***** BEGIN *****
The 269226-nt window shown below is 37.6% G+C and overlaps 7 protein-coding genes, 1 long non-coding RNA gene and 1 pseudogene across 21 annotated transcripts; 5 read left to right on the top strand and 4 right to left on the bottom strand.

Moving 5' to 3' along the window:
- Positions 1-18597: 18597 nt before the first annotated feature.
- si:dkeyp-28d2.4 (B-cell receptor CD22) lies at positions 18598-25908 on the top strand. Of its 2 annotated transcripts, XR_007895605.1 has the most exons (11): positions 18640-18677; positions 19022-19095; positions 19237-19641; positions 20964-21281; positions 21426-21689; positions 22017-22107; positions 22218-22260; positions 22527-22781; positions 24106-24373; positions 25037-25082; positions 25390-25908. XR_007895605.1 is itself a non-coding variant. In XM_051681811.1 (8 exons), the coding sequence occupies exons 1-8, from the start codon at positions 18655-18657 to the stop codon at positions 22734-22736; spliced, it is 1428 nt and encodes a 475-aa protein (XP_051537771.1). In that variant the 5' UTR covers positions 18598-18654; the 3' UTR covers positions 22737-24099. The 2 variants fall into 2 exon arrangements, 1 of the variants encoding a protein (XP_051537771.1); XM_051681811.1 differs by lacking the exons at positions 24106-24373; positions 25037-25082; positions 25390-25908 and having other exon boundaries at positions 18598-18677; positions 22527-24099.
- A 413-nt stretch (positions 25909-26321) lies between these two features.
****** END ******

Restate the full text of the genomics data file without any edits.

The 269226-nt window shown below is 37.6% G+C and overlaps 7 protein-coding genes, 1 long non-coding RNA gene and 1 pseudogene across 21 annotated transcripts; 5 read left to right on the top strand and 4 right to left on the bottom strand.

Moving 5' to 3' along the window:
- Positions 1-18597: 18597 nt before the first annotated feature.
- si:dkeyp-28d2.4 (B-cell receptor CD22) lies at positions 18598-25908 on the top strand. Of its 2 annotated transcripts, XR_007895605.1 has the most exons (11): positions 18640-18677; positions 19022-19095; positions 19237-19641; positions 20964-21281; positions 21426-21689; positions 22017-22107; positions 22218-22260; positions 22527-22781; positions 24106-24373; positions 25037-25082; positions 25390-25908. XR_007895605.1 is itself a non-coding variant. In XM_051681811.1 (8 exons), the coding sequence occupies exons 1-8, from the start codon at positions 18655-18657 to the stop codon at positions 22734-22736; spliced, it is 1428 nt and encodes a 475-aa protein (XP_051537771.1). In that variant the 5' UTR covers positions 18598-18654; the 3' UTR covers positions 22737-24099. The 2 variants fall into 2 exon arrangements, 1 of the variants encoding a protein (XP_051537771.1); XM_051681811.1 differs by lacking the exons at positions 24106-24373; positions 25037-25082; positions 25390-25908 and having other exon boundaries at positions 18598-18677; positions 22527-24099.
- A 413-nt stretch (positions 25909-26321) lies between these two features.